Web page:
20 Remarkable Colorized Photos Will Let You Relive Philippine History

By | 02/08/2014

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One would think that history and technology don’t make a perfect match. But with the advent of advanced photo editing tools, and all the stunning colorized historical photos that came right after, it’s safe to say that technology can complement history and vice versa.

Seeing an iconic photograph being colorized is a breath of fresh air. For most people, especially those who can hardly appreciate history, “black and white” means “boring”.

Also Read: 10 Vintage Photos of Filipinos Being Awesome

Therefore, digitally colorizing archival photos not only brings crucial historical moments back to life, but also help our young students see history in a different perspective.

Special thanks to the Presidential Communications Development and Strategic Planning Office (PCDSPO) for making a huge part of this collection available to the public.

In the words of Undersecretary Manuel L. Quezon III, this project aims “to take your humdrum, iconic photos and give them a new lease on life” as well as “create a package of materials that will be useful for practically all levels of schooling in a way that is accessible and free.”

Without further ado, here are 20 of the best colorized photos from Philippine history:

 

1. Iconic photo of Filipino women in the early 1900s. 

Filipino women in the early 1900s

Colorized photo by: Homer Fernandez

 

2. Dr. Jose Rizal treating a European patient as a lady watches on. 

Jose Rizal with patient colored photo

Source: Presidential Museum and Library’s Official Tumblr Page

Fast Facts: 

At the age of 23, Rizal earned a degree in Medicine from Universidad Central de Madrid. He later pursued further studies in Paris and Germany to become an ophthalmologist (eye doctor).

The photo shown above has been the center debates among historians. Some says that it’s just a still from a lost silent film about Jose Rizal.

 

Also Read: 8 Mind-Boggling Myths About Jose Rizal

 

3. Studio photograph of three of the leading Filipino propagandists in Spain, namely: Dr. Jose P. Rizal, Marcelo H. Del Pilar, and Mariano Ponce.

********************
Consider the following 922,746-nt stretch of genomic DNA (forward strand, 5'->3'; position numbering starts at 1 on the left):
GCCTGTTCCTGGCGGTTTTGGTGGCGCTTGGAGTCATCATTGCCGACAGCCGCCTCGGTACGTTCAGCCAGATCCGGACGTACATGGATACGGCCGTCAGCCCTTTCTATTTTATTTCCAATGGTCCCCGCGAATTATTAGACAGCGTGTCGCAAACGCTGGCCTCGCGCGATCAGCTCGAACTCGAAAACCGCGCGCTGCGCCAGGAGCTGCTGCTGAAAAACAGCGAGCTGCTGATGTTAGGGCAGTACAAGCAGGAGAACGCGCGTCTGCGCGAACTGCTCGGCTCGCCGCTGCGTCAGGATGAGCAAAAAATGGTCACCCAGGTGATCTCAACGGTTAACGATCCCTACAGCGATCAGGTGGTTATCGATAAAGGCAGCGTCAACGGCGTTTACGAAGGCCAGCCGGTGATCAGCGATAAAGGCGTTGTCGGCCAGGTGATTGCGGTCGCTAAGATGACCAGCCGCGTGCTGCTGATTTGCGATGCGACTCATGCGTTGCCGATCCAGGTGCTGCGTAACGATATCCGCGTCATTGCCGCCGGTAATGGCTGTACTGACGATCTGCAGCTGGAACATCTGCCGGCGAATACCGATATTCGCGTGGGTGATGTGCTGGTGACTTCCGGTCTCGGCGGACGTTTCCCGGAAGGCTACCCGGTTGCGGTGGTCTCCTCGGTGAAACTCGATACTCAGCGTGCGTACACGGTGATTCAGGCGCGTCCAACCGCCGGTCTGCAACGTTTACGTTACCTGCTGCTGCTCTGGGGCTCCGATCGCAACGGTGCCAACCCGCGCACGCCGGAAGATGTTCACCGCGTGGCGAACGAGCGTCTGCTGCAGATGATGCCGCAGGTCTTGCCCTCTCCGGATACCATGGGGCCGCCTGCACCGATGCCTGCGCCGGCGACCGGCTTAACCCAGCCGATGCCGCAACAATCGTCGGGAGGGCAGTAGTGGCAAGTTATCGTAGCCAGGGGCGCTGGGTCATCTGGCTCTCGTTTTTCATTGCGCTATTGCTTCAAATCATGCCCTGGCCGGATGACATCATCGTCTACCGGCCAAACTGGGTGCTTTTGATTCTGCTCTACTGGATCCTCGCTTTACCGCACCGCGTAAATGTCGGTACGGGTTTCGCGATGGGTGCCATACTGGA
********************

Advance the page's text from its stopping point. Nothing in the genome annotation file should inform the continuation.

Filipino propagandists

Source: Presidential Museum and Library’s Official Tumblr Page

 

 4. Dr. Jose Rizal’s mysterious stare. 

Jose Rizal colored photo

Source: Presidential Museum and Library’s Official Tumblr Page

 

 5. Dr. Jose Rizal’s iconic photograph taken in Spain (circa 1890).

Jose Rizal colorized history

Source: Presidential Museum and Library’s Official Tumblr Page

 

6. Malolos Congress in Barasoain Church, Malolos, Bulacan, on September 15, 1898.

Malolos Constitution

Source: Presidential Museum and Library’s Official Tumblr Page

 

 7. Edward, Prince of Wales, with Governor-General Leonard Wood outside the Executive Building, Malacañang Palace.

Prrince Edward of Wales attends luncheon at Malacanang

Original photograph by: American Philosophical Society Archives. Colorized photo by: Presidential Communications Development and Strategic Planning Office.

 

 8. Philippine Executive Commission Chairman Jorge B. Vargas reads a message to the Kalibapi on September 20, 1943.

Preparatory Commission on Philippine Independence + Jose Vargas

Source: Presidential Museum and Library’s Official Tumblr Page

 

9. Filipino women sewing the silver stars on the last American flag.

The Last American Flag on Philippine Soil

Source: Presidential Museum and Library’s Official Tumblr Page

Fast Facts:

The “last American flag” in the Philippines was sent to the United States as a souvenir after the inauguration of the Philippine Republic.